Indeed, to conceive of the responses too narrowly will mean that a focus on developing more comprehensive and sophisticated alternatives would have been lost from the outset. These three issues are novel ideas, but they have not been as directly connected to the discussion on global policy responses to organised crime as is warranted by a more coherent and strategic approach. Each of the three areas is discussed briefly in turn.
There is perhaps no clearer connection between conflict, fragility and the presence of organised crime or illicit trafficking than the steady uptick of Security Council resolutions which link them. The Council, concerned as it is with issues of ‘peace and security,’ has mentioned or referred to the issue of organised crime or illicit trafficking in just over a third of all its resolutions between 2000 and 2017.1
Also important is the fact that the number of mentions of organised crime in Security Council resolutions has increased; peaking in 2014, when a remarkable 63 percent of resolutions mentioned or referred to the issue of illicit trafficking and organised crime. That is a remarkable development – but it is one that is not often mentioned nor well understood.
Such an increase suggests that there is a rapid growth and connection between a diversity of conflicts in the current global context and linkages to organised crime. Yet, policy responses are narrow, often confined to, for example, increasing the police component of UN peacekeeping missions – and not necessarily ensuring that they have the skills or mandate to take on complex investigations (see Van der Lijn 2018).
The policy discussion on conflict spaces and organised crime therefore remains remarkably restricted, with great scope for rethinking how we approach this area. For example, efforts to build better information resources and empower the UN to collect ‘crime intelligence’ have edged slowly forward, but capacities remain weak. Furthermore, a narrow focus only on conflict zones is itself misplaced. Outside of countries in conflict, violence and homicide cause great human and financial costs:– in fact, in some cases ordinary levels of criminal violence are greater then reported deaths from conflict zones (Fearon and Hoeffler 2014).
The 2011 World Development Report calculated that areas exposed to prolonged violence and conflict experienced a 20 percent loss in development performance in comparison to more stable and peaceful peers (World Bank 2011). Yet pervasive violence is often the result of a complex overlay between political and criminal elements as well as economic exclusion. In marginal areas, such violence, particularly high homicide rates, is often the result of street or gang violence around low-level drug markets, which is at its highest when the markets are the process of consolidating. As Nicholas Barnes notes in an important recent article,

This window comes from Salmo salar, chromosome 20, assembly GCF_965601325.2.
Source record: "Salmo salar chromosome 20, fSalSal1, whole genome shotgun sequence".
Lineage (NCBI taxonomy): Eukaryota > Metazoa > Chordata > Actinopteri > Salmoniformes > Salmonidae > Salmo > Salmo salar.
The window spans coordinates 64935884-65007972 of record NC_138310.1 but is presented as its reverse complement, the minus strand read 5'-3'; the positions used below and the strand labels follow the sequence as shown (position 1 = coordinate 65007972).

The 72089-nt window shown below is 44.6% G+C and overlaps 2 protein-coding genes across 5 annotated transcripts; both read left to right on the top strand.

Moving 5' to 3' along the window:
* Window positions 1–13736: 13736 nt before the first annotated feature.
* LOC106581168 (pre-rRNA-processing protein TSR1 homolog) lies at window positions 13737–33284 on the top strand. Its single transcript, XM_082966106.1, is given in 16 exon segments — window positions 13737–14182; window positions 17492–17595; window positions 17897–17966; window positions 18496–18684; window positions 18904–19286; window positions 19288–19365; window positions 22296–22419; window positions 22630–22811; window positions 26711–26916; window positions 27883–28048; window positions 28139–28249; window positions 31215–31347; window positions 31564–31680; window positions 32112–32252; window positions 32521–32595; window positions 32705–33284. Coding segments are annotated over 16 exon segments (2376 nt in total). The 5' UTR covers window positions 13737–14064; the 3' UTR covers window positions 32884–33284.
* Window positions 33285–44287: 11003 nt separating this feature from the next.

‘organised crime and its violence is very much a political pheneomenon as criminal organisations negotiate (sometimes violently) with the state over not just the control of the drug trade or access to illicit markets but over who is the dominant authority on a local level: who controls violence, provides order, and makes the rules that govern society’ (2017: 967).
Take the case of Cape Town, where the 2014 homicide rate is 60 murders per 100,000 people (and in some places over 100 per 100,000, closer to what might be regarded as a conflict zone) (Kriegler and Shaw 2016). That rate, which has increased exponentially over the last couple of years, is a direct result of gang conflicts fuelled by efforts to control local drug markets in alignment with corrupt police. The negative impact has been significantly more severe because of the criminal sale of surplus weaponry from the police armoury to gang leaders. These are in essence criminal conflicts overlain with politics, competition between the state and gangs, and collusion between parts of the security establishment and criminal networks (Shaw 2017).
A number of the governments in Central and South America have noted that the war on drugs is just as potent and violent as any intra-state conflict or insurgency (Whaites 2015). The increasing power of criminal groups in Latin America has created a violent threat to children and youngsters who cannot achieve a decent lifestyle in their home states, triggering large scale displacement of populations both inside and outside their countries, with significant humanitarian and protection consequences (Atuesta 2014).
Central American cities, many of which have homicide rates above 100 victims per 100,000 people, suffer from the problem in an extreme form. In Central America and Mexico, an estimated 30 percent of murders are directly attributed to organised crime or gang violence (UNODC 2013) although some estimates for Mexico are far higher – up to 75 percent (Dittmar 2018). Violence, and the threat thereof, is used as a means of criminal control, with extortion serving as system of disorted taxation aimed at buying security.